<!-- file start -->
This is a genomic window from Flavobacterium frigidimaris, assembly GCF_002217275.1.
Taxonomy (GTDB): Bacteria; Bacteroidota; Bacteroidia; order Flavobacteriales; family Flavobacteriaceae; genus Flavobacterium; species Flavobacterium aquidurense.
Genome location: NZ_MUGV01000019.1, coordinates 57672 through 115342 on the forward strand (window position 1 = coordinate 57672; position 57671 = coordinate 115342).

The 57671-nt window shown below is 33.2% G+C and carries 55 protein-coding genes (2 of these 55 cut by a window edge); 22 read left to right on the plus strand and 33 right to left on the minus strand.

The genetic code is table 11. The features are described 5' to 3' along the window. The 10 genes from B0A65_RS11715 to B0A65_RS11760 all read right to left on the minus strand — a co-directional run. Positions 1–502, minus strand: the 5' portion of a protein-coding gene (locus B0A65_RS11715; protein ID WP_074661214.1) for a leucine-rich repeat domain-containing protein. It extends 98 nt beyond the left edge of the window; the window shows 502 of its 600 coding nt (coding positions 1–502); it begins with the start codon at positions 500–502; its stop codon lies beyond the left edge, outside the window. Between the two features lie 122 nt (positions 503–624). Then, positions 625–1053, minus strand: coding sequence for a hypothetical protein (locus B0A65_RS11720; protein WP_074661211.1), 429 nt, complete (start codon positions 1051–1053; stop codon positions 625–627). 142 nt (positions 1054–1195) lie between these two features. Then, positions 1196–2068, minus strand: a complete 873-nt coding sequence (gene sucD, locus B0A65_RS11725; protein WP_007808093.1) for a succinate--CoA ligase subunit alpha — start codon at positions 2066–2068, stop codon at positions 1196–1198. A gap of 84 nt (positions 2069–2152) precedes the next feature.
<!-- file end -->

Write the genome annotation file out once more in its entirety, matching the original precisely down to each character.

This is a genomic window from Flavobacterium frigidimaris, assembly GCF_002217275.1.
Taxonomy (GTDB): Bacteria; Bacteroidota; Bacteroidia; order Flavobacteriales; family Flavobacteriaceae; genus Flavobacterium; species Flavobacterium aquidurense.
Genome location: NZ_MUGV01000019.1, coordinates 57672 through 115342 on the forward strand (window position 1 = coordinate 57672; position 57671 = coordinate 115342).

The 57671-nt window shown below is 33.2% G+C and carries 55 protein-coding genes (2 of these 55 cut by a window edge); 22 read left to right on the plus strand and 33 right to left on the minus strand.

The genetic code is table 11. The features are described 5' to 3' along the window. The 10 genes from B0A65_RS11715 to B0A65_RS11760 all read right to left on the minus strand — a co-directional run. Positions 1–502, minus strand: the 5' portion of a protein-coding gene (locus B0A65_RS11715; protein ID WP_074661214.1) for a leucine-rich repeat domain-containing protein. It extends 98 nt beyond the left edge of the window; the window shows 502 of its 600 coding nt (coding positions 1–502); it begins with the start codon at positions 500–502; its stop codon lies beyond the left edge, outside the window. Between the two features lie 122 nt (positions 503–624). Then, positions 625–1053, minus strand: coding sequence for a hypothetical protein (locus B0A65_RS11720; protein WP_074661211.1), 429 nt, complete (start codon positions 1051–1053; stop codon positions 625–627). 142 nt (positions 1054–1195) lie between these two features. Then, positions 1196–2068, minus strand: a complete 873-nt coding sequence (gene sucD, locus B0A65_RS11725; protein WP_007808093.1) for a succinate--CoA ligase subunit alpha — start codon at positions 2066–2068, stop codon at positions 1196–1198. A gap of 84 nt (positions 2069–2152) precedes the next feature.